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Let Ohio Vote on Court Nominee

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Growing up in Cincinnati, you realize the region features two types of people: chili junkies and political junkies. Cincinnati is a hotbed for party debate and often a wild card when it comes to elections – which can be a positive as it gives Ohioans an influential voice in national decisions. We might disagree on the issues, but one topic Ohioans seem to agree on is “We the People” are distrustful of the current administration.

Not long ago, Ohio voters broke records for having the lowest job approval rating of President Obama in Quinnipiac poll history, nationally or in any state. At the time, 61 percent of Ohio voters disapproved of how he was handling his job. Fifty-seven percent of Ohio voters believe Obama is not trustworthy.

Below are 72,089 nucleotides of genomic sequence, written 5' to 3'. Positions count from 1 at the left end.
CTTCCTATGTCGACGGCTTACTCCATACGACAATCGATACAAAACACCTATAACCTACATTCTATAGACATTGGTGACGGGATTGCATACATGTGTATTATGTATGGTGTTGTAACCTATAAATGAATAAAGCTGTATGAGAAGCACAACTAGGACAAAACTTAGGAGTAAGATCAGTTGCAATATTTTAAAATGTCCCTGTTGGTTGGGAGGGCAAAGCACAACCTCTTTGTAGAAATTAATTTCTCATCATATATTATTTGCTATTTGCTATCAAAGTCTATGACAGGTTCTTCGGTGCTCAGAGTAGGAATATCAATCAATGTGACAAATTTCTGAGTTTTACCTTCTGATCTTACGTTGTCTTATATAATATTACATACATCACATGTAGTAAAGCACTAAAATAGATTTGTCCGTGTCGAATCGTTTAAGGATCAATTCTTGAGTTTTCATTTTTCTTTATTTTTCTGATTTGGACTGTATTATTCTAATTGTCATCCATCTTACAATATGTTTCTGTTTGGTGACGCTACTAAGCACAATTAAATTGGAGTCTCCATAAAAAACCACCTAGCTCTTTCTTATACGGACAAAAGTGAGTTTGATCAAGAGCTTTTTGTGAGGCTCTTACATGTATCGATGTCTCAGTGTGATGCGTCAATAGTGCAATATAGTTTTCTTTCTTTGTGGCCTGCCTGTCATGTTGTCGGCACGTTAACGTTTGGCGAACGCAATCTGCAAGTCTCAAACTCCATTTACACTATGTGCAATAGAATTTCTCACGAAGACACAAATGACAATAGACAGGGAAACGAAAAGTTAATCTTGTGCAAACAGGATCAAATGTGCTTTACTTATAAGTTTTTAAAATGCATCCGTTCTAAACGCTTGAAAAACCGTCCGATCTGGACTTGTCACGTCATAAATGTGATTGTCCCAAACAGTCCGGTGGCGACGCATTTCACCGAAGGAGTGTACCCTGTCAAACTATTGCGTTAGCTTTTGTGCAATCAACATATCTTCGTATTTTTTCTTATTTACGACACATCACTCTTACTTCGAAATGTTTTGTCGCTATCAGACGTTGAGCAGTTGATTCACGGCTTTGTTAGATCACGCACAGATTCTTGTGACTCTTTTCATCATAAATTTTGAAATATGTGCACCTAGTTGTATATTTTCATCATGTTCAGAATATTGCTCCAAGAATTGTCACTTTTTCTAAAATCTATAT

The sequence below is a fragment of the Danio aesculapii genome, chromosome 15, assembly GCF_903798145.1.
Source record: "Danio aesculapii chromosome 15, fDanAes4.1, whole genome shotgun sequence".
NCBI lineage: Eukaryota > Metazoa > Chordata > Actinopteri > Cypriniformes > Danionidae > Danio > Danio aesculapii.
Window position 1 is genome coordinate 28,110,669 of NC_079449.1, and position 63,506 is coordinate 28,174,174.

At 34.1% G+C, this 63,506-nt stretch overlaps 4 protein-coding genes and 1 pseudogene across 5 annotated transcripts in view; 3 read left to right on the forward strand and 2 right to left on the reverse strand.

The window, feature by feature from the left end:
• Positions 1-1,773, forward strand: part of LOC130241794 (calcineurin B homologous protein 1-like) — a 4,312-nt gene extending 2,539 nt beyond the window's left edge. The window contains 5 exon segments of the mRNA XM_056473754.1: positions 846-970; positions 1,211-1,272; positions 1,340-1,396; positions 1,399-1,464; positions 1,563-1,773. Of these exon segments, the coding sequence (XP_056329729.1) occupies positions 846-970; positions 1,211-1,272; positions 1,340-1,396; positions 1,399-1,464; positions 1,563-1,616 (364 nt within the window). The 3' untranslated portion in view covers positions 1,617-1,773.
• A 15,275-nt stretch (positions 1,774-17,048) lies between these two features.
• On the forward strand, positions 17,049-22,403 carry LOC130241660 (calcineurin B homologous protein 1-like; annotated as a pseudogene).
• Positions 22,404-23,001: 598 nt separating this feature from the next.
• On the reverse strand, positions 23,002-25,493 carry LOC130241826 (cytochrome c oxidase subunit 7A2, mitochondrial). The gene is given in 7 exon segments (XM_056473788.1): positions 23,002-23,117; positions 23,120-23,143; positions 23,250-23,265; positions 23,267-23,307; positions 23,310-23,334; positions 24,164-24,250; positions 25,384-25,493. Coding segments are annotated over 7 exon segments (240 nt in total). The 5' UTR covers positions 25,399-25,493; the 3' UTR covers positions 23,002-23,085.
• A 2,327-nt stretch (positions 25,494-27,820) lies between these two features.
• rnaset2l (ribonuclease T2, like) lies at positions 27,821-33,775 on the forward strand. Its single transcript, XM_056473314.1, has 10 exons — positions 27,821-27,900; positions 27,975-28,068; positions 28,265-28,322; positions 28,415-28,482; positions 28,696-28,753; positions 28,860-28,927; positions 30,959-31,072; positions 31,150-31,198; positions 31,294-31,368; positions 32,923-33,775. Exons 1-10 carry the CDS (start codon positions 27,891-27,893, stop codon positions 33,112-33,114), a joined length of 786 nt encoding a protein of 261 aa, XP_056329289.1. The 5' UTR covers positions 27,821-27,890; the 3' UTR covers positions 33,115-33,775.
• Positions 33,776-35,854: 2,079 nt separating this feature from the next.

Given that, the recent death of Supreme Court Justice Antonin Scalia has created a constitutional minefield. Scalia was one of the most logical, clearheaded advocates for judicial restraint and adherence to the text of the Constitution. He represented the opposite of the liberal ideology ascribing to a “living, breathing” Constitution that can be molded to fit the times – times like today, when our relativistic society allows feelings to trump fact.

Obama has the constitutional authority to nominate a candidate. But the Senate’s role is pivotal, too.

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